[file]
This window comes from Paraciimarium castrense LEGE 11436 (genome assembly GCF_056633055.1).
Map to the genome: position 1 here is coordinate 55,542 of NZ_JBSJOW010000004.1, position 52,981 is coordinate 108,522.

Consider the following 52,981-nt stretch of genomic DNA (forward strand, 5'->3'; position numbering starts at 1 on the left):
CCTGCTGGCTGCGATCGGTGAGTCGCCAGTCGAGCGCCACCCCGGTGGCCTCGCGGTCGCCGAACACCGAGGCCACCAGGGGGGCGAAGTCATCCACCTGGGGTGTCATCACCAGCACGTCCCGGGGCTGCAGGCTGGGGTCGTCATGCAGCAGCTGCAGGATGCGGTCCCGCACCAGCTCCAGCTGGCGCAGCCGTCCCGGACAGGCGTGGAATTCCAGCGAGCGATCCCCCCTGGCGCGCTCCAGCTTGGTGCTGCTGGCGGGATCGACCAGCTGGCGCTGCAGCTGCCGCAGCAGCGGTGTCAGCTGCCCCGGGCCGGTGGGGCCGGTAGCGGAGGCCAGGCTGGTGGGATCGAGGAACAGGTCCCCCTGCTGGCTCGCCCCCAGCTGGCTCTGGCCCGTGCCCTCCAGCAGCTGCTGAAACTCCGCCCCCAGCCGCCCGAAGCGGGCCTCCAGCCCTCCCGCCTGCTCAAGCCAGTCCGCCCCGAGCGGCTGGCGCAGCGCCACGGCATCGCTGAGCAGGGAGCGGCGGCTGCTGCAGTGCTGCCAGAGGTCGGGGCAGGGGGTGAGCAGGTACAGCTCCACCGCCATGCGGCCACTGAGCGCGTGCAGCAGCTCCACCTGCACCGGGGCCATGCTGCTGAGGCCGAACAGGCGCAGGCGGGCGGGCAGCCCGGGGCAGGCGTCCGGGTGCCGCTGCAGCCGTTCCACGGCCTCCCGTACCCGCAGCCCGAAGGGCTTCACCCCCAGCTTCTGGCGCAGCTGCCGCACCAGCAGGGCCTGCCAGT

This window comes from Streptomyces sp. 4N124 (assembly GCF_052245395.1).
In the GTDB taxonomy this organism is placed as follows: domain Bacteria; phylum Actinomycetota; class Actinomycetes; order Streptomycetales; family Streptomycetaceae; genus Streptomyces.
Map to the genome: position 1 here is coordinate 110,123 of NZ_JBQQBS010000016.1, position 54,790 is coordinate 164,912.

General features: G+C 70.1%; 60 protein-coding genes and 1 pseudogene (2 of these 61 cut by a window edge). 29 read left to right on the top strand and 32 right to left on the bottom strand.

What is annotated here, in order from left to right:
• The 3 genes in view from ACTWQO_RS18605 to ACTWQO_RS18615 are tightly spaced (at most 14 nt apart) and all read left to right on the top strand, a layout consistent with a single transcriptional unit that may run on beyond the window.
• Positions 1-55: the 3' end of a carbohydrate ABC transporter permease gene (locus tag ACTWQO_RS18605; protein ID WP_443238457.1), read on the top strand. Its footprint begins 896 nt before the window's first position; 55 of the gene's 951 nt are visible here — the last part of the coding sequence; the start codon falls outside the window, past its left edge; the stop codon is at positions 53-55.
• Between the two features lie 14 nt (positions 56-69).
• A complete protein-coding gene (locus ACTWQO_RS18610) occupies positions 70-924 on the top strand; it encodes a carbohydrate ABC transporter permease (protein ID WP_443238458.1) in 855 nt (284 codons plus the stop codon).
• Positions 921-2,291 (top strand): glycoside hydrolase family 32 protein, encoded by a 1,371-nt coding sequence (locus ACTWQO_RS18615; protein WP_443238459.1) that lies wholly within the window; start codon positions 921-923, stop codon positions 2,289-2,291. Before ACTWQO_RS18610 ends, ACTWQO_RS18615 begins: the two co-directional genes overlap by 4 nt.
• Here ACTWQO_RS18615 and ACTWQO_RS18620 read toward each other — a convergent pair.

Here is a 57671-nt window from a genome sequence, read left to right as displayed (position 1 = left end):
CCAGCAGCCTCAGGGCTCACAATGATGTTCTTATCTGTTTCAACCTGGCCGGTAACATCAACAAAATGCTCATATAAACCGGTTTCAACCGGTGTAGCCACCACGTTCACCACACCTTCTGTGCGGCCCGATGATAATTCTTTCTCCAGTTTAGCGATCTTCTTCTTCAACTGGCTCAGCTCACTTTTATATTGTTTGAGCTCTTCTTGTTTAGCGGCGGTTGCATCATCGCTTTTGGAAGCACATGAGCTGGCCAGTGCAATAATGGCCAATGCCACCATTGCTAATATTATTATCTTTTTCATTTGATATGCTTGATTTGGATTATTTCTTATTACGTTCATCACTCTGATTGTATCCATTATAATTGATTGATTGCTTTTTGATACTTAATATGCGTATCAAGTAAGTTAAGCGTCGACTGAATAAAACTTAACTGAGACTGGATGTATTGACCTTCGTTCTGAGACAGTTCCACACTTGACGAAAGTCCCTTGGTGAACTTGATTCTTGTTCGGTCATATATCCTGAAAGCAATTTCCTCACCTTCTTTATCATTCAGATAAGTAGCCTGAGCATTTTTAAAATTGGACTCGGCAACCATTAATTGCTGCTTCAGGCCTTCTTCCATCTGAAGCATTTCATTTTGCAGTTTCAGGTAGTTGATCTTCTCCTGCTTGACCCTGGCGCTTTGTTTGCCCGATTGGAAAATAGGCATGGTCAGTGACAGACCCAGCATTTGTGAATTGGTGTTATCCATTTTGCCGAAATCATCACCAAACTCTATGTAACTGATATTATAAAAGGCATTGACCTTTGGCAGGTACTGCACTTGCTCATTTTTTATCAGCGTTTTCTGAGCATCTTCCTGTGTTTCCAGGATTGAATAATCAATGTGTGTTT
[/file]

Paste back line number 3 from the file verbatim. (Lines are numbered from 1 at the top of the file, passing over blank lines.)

Consider the following 52,981-nt stretch of genomic DNA (forward strand, 5'->3'; position numbering starts at 1 on the left):